Working With Your Neighborhood Nursery

I had a nursery in my backyard while I was in high school. I did landscape contracting in College Station, and many of my live oaks still grace the streets there.

A reader of my Facebook page posted this photo (probably Google Earth) four years ago. These are live oaks I planted as a teenager along Jersey Street in College Station. It’s been renamed George Bush Drive – the route to the Presidential Library.

In my young teenager dreams I was going to own a retail nursery. Sterling Cornelius, Lynn Lowrey and Lamberts were my heroes. Mom and Dad took me to their places, and only when I finally got to Yankee Stadium, Fenway Park and Wrigley Field were the goosebumps any larger.

After two college degrees in floriculture (greenhouses) and ornamental horticulture (nurseries) from Ohio State, I ended up … broadcasting and writing. Go figure. I had no coursework in either.

Continued Below

But, even with that, I still consider myself a nurseryman. I joined the Texas Association of Nurserymen (its old name) when I was 15. I had to lie about my age in order to get my Texas Department of Agriculture license so I could join TAN, and I’ve been an avid supporter of “mom-and-pop” nurseries ever since. They are what landscape horticulture is all about.

So, that’s my wind-up. Here’s my pitch:

Getting the most out of your nursery experience…
When you want plants or gardening products, shop at your local independent retail garden center. Here are my guidelines of how and why you should do so.

Local neighborhood nurseries have the best selections and the most charm. Nicholson Hardie Nursery in the Park Cities in Dallas.

1. Keep it local as much as you can. Retailers in your neighborhood are invested in your city. They’re members of your Chamber. They go to your churches, and their kids go to your schools. Most importantly, they know your soils and your climate, and they know what plants will grow best in your part of the Universe.

Even with 21 nurseries in DFW and more in Houston/Katy/Galveston, Calloways and Cornelius work hard to maintain great selections and that neighborhood feel. They also have scores and scores of Texas Certified, and Master Certified, Nursery Professionals! Sterling Cornelius was the top proponent of the Certification program 40-plus years ago. He would have been so proud of having sold to this great team! Click image for larger view.

2. Texas Certified, and Texas Master Certified Nursery Professionals offer timely, accurate advice. These men and women have studied long and hard hours, and they’ve passed difficult exams covering all aspects of horticulture. You’ll find them at member nurseries of the great Texas Nursery and Landscape Association. (That’s the new name.)

Go where you’ll have a generous choice of well-adapted shrubs and trees as well as informed salespeople standing ready to help you. That’s always been the case at North Haven Gardens in North Dallas since Ralph and Muriel Pinkus opened their doors in 1951. It’s now three generations, one fire and two tornadoes later and they’re still known for their quality and service. Click image for larger view.

3. Take ample samples and large, clear photographs. Don’t hold up a tiny phone image of your entire landscape and ask for detailed help. Take four or five photos and print them on full-sized photo paper. Ask about hiring one of their landscape designers, if they have one, to draw you a plan.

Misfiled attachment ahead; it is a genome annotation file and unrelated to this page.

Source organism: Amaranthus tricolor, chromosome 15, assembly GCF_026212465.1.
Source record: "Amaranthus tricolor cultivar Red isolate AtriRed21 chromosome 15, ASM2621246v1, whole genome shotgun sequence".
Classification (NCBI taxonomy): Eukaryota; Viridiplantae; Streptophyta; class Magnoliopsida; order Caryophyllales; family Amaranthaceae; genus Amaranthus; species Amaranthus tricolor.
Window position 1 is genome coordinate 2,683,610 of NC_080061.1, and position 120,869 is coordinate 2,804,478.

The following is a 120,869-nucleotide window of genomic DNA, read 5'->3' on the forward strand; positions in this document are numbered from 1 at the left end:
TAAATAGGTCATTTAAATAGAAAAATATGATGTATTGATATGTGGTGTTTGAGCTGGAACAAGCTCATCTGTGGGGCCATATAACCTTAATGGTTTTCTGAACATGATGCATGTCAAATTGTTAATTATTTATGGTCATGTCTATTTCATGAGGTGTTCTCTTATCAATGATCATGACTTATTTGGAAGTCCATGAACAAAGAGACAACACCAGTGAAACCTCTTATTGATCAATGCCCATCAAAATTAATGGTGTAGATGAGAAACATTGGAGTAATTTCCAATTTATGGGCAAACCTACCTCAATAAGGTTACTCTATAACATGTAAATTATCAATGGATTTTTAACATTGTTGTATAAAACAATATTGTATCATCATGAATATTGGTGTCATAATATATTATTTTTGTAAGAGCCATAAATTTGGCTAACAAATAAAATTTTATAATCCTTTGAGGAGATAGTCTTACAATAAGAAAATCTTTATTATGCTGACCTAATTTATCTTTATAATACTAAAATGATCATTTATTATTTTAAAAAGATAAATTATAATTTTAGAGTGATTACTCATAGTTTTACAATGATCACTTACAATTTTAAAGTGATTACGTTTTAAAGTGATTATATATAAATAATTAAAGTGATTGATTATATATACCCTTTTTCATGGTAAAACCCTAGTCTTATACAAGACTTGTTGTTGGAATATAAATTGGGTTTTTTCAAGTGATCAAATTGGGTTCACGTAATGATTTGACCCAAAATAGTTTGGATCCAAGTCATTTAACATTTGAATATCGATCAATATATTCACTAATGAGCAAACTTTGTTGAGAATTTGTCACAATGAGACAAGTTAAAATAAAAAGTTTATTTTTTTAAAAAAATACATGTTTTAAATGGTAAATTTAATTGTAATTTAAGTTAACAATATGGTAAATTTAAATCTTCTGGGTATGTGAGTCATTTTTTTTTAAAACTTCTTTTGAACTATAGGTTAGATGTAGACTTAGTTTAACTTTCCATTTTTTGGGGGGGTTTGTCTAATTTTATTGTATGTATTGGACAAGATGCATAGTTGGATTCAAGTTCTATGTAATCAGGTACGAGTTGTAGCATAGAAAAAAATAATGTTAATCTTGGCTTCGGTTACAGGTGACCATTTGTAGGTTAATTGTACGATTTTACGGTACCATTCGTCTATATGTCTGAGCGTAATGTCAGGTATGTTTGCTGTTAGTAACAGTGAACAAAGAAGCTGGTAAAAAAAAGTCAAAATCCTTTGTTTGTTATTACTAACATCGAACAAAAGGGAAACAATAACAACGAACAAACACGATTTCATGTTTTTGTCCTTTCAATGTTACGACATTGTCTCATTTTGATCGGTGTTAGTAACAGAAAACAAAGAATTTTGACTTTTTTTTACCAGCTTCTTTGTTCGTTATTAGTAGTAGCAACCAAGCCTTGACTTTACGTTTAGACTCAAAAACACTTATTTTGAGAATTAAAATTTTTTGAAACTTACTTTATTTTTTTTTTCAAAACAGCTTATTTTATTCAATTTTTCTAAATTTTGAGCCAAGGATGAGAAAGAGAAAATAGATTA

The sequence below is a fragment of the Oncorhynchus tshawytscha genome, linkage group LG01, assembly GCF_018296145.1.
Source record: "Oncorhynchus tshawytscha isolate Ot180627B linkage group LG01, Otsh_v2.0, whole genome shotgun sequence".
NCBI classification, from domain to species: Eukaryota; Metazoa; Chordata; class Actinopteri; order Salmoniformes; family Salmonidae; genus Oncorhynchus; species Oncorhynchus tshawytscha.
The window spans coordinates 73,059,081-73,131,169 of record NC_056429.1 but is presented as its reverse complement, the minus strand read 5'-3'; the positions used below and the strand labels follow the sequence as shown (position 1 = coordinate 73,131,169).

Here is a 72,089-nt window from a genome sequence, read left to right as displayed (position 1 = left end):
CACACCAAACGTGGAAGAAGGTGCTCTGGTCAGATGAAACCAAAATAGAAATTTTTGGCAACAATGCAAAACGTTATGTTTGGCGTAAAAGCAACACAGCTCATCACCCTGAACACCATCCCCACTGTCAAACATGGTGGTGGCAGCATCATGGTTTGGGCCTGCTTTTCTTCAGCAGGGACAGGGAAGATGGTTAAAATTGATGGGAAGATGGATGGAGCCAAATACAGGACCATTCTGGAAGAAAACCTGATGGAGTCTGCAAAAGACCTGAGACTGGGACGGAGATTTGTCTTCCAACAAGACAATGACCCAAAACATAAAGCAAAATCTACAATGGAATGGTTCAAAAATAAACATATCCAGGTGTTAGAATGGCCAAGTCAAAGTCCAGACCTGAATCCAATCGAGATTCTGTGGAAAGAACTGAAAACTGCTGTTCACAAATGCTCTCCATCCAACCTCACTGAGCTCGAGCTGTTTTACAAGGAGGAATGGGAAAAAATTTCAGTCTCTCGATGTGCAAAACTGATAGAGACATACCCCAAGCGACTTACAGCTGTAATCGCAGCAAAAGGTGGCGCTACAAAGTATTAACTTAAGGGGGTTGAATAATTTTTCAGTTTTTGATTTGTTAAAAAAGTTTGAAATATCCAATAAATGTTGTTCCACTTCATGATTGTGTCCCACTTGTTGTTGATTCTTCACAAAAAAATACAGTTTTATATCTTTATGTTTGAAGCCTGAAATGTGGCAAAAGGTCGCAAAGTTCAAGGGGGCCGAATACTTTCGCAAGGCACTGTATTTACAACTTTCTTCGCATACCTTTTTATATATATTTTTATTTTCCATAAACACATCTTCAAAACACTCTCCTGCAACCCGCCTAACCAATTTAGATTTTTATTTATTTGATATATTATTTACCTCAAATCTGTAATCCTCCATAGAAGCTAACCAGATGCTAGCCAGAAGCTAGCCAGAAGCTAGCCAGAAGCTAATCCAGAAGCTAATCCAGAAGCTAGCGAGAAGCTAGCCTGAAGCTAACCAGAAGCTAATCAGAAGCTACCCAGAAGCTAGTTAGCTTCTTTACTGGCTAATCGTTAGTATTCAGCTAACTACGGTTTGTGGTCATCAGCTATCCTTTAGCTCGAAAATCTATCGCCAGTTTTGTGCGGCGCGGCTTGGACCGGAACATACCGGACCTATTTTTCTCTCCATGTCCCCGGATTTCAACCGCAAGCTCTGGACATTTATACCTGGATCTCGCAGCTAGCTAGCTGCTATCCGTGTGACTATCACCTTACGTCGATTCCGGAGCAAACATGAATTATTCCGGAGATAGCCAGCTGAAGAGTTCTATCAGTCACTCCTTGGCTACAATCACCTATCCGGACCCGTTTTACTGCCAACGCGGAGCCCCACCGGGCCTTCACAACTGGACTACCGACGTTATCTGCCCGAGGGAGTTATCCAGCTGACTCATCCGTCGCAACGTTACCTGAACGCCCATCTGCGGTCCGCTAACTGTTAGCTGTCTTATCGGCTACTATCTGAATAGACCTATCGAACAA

You’ll soon need a second, then a third wagon at Blue Moon Gardens in Chandler (near Tyler). Mary and Sharon are two of the best and most creative plant people in Texas.

4. If you sketch a basic plan of your property yourself so you can ask simple planting advice, do it to-scale. Mark in the measurements.

Need an unusual perennial in the spring? Odds are that Shades of Green Nursery in Frisco (and soon in Celina) will have it. Shrubs and trees, too, of course. Pots and landscape planning.

5. Go in during the week or on a bad-weather day. Spring weekends, especially if the weather is glorious, are really busy. You’ll have more fun, and the employees will be more relaxed about taking time with you. If you’ve ever worked in retail, you know how it is to be under a crush.

There’s a little bit of everything at Stuart Nursery in Weatherford. It’s people and places like this that make road trips exciting for gardeners. Click image for larger view.

6. Have a firm idea of what you need your landscaping to accomplish, because that’s one of the first things the nursery professional will ask.

7. Plant quality will vary from nursery to nursery. Don’t go simply by price! Check pot size, plant health, shape and vigor. Be sure, too, that the plants you’re about to buy are all well adapted to your soils and climate. That’s where local advice from that Texas Certified Nursery Professional is absolutely invaluable. Those big national chain stores just can’t compete.

They’ve been around for several decades, but they’re still one of Texans’ favorite destination garden centers, especially in Spring when the bluebonnets are at prime. The Antique Rose Emporium in Independence has preserved old roses, heirloom plants and beautiful old buildings. And they’ve done it with class.

8. Keep logs and receipts of the plants that you buy. It can all go into one 3-ring notebook with a couple of zipping inserts. Keep your landscape plans and irrigation layout there. You’ll be able to refer back to that information to recall variety names, planting dates, and pests to anticipate any other data you might otherwise forget.

Posted by Neil Sperry
Back To Top